We can pretend that we are able to turn men into women and vice versa, but that is not true. We merely give the appearance of doing so to help those unfortunates who feel that they have been born into the wrong sex; and maybe they genuinely have been. Or maybe they have got other psychological problems which become manifest in a gender-identity crisis. Either way, rightly or wrongly, medical science has taken the surgical and endocrinal route of rough-hewing a reasonable facsimile of the desired sex out of the raw material of the undesired sex. The result is usually unconvincing, but it nonetheless brings some peace to troubled people’s minds.

Neither law nor science can transform the physical substance of a woman into a man, or vice versa. And we are doing no justice to ourselves or trans-sexuals by pretending that an authentic bodily consecration can [sic] occurred, and that one sex can be transubstantiated into the other. This cannot happen.

Following the debate, the sponsors of the bill largely acquiesced to Myers’ view, announcing that there would, of course, be special exemptions to the bill where sports are concerned. According to The Guardian,

Under the government’s new gender recognition bill, which comes into force next year, transsexuals will legally be recognized as members of their new gender. However, sport is to be a given special exemption from certain elements of the bill because it is felt that some transsexual athletes might have an unfair advantage in some sports, particularly physical ones.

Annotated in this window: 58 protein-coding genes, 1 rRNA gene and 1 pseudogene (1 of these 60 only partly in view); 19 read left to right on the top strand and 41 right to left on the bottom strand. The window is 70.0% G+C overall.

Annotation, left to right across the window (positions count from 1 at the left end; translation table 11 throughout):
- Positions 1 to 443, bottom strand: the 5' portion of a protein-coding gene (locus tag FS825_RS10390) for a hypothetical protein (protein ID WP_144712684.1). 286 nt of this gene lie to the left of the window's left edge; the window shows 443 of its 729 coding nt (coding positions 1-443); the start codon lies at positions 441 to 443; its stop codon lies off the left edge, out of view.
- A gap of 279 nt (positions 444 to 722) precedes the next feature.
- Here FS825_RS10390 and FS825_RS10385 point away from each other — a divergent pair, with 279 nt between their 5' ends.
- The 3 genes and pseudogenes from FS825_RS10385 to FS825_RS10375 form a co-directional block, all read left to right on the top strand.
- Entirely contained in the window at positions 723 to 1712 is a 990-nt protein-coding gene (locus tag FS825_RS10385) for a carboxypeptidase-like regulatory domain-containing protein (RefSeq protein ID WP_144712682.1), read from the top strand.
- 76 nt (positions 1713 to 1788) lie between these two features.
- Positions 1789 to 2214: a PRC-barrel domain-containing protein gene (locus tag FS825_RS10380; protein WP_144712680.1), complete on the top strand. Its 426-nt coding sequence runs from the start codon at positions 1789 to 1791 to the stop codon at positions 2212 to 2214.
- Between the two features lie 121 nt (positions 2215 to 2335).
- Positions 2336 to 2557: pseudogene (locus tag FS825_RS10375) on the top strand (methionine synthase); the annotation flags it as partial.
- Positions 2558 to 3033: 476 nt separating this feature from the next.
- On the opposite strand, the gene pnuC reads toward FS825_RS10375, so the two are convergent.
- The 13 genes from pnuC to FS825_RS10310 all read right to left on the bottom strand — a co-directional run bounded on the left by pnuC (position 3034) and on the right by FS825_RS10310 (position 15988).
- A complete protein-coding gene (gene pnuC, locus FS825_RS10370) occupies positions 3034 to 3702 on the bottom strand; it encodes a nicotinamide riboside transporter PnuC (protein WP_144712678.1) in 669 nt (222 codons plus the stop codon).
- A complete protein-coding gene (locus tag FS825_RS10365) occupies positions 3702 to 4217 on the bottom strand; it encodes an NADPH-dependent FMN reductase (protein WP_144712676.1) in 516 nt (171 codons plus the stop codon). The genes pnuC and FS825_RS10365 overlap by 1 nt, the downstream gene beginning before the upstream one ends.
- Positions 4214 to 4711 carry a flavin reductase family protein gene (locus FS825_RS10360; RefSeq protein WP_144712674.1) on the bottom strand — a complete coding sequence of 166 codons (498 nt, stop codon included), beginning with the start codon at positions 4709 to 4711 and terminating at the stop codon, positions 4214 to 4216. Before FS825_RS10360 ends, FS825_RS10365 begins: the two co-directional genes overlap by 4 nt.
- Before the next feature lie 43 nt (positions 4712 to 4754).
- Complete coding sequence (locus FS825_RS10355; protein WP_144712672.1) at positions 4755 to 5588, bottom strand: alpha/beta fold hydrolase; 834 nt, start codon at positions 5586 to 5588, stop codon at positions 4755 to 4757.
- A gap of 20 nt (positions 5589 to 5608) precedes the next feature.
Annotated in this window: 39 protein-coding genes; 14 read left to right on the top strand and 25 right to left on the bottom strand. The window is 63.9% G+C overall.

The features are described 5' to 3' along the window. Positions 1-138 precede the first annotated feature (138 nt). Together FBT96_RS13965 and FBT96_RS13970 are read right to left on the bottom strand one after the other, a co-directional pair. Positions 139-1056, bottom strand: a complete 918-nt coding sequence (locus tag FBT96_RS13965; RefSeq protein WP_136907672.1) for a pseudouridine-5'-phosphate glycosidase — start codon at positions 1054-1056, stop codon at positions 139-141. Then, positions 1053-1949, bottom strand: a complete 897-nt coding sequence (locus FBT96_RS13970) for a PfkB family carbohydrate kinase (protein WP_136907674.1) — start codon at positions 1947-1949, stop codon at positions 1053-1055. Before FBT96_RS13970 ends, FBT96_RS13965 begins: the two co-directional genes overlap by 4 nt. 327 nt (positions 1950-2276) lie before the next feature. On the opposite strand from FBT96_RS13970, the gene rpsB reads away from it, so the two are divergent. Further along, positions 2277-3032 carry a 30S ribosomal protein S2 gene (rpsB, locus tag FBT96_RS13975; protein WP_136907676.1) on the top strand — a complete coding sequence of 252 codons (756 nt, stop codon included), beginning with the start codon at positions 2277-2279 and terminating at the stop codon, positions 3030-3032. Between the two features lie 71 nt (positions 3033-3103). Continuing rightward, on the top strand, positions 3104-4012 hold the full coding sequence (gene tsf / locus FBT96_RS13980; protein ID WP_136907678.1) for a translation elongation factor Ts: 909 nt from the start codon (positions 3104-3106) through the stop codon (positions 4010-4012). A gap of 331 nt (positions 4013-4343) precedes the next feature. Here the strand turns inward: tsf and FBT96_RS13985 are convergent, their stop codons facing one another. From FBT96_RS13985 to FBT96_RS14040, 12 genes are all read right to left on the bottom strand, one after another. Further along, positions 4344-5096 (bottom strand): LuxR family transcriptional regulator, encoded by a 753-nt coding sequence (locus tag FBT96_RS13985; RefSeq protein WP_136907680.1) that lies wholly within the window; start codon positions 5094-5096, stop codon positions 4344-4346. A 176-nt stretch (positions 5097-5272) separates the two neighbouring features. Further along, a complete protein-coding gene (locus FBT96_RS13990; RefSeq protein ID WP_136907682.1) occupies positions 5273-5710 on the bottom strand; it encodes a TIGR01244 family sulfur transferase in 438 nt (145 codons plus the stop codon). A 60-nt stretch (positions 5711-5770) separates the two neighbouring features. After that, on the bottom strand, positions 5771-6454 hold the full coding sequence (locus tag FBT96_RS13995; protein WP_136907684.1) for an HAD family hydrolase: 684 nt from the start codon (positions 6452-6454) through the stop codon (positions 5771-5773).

The medical panels will examine areas such as testosterone levels, physique and an athlete’s mental state before making their decision. If it is felt that a transsexual athlete has an unfair advantage then the panel will be allowed to prevent them from competing.

So which is it, then? Is a male-born female really a woman, or simply a man with slight cosmetic changes to the outward physical appearance? And if the answer is no when it comes to sports, why should it be yes for other areas?


What next? Martin Johnson to be Martina? Kevin Meyers, Telegraph (UK), December 21, 2003.

Sport panel to rule on transsexuals. Vivek Chaudhary, The Guardian, December 20, 2003.

Group to Sue Government Over Title IX

A group representing various college coaching groups recently announced plans to sue the U.S. Department of Education over the way it enforces Title IX.